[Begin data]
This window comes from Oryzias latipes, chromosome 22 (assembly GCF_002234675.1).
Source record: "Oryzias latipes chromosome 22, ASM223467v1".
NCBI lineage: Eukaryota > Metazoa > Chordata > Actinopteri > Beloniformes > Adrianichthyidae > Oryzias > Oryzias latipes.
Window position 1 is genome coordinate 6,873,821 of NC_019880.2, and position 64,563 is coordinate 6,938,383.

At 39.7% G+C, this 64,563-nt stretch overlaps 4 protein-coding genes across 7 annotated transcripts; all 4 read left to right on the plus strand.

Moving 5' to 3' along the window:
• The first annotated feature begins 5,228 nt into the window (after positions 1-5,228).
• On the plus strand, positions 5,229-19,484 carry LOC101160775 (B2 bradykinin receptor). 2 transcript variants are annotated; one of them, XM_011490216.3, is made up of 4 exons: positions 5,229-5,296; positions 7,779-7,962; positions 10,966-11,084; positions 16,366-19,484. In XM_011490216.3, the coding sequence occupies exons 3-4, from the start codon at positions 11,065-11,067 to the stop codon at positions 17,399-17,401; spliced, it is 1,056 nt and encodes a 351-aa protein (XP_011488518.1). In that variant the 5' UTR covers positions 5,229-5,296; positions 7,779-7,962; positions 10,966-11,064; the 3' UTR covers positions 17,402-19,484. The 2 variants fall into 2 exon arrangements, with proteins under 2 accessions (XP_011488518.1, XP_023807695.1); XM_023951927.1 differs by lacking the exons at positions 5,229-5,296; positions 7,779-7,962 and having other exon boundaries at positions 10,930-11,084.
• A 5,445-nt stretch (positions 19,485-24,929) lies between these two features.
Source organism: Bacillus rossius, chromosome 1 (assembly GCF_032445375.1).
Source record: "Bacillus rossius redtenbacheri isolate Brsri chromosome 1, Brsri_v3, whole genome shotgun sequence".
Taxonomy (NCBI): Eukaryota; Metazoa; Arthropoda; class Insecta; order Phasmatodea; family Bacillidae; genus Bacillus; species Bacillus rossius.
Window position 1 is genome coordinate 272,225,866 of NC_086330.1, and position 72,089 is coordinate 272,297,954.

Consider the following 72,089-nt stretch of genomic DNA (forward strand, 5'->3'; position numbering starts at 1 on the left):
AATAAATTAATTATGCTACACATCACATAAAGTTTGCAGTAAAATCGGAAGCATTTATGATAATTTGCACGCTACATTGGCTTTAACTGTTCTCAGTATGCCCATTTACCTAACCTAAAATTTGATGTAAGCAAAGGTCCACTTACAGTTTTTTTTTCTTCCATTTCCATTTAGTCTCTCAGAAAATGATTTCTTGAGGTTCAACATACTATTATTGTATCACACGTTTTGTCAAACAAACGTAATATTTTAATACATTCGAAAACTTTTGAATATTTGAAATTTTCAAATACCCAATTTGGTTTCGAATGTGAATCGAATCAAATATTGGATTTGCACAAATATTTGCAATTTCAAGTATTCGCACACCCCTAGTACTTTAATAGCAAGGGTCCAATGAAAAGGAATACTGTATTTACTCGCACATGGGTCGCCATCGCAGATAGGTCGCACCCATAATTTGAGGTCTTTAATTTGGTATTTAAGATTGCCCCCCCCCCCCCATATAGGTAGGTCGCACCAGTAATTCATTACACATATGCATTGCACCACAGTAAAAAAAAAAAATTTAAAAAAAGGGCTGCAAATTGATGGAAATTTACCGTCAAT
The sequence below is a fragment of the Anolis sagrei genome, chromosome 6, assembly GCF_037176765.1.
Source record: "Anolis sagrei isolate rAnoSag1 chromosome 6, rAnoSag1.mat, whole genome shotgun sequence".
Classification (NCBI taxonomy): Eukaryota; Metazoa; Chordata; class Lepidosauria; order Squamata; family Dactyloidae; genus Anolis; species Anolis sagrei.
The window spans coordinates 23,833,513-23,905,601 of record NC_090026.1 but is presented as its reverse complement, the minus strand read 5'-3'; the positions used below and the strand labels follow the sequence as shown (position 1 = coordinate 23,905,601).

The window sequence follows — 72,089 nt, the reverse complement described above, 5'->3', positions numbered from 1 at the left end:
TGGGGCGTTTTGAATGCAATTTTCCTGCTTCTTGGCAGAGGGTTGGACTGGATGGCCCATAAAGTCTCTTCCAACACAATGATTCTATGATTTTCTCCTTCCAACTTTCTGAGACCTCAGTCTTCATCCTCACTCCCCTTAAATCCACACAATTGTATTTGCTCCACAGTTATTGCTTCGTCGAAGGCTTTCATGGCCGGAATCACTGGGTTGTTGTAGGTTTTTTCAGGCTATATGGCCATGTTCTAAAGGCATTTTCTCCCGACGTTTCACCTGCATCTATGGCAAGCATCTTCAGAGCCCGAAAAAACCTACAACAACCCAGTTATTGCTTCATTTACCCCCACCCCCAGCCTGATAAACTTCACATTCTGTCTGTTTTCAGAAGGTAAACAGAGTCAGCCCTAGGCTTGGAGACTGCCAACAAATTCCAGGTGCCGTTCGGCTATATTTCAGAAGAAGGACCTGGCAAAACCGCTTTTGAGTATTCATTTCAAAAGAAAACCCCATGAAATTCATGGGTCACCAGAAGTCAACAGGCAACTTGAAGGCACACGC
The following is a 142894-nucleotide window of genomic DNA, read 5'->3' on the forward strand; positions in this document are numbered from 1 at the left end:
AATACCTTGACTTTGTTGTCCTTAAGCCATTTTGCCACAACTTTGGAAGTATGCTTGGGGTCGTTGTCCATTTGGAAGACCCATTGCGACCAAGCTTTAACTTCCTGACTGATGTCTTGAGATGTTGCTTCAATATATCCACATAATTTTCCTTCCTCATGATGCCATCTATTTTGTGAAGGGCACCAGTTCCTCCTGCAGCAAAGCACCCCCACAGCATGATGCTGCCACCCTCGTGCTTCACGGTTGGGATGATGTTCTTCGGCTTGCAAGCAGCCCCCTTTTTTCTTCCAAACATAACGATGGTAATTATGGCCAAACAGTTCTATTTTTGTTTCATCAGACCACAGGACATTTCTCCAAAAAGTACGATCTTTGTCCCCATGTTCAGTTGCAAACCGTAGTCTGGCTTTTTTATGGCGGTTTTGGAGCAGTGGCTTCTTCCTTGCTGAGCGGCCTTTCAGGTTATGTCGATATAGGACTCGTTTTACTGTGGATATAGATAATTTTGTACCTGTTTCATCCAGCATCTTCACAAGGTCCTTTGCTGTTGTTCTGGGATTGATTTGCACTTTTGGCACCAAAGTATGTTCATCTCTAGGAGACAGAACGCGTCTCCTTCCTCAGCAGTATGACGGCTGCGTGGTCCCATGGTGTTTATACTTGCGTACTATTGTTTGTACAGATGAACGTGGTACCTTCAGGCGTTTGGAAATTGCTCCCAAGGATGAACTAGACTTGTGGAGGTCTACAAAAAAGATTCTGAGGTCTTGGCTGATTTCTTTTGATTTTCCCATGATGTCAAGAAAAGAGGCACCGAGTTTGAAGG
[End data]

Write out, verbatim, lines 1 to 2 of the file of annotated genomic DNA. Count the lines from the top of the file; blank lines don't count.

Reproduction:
This window comes from Oryzias latipes, chromosome 22 (assembly GCF_002234675.1).
Source record: "Oryzias latipes chromosome 22, ASM223467v1".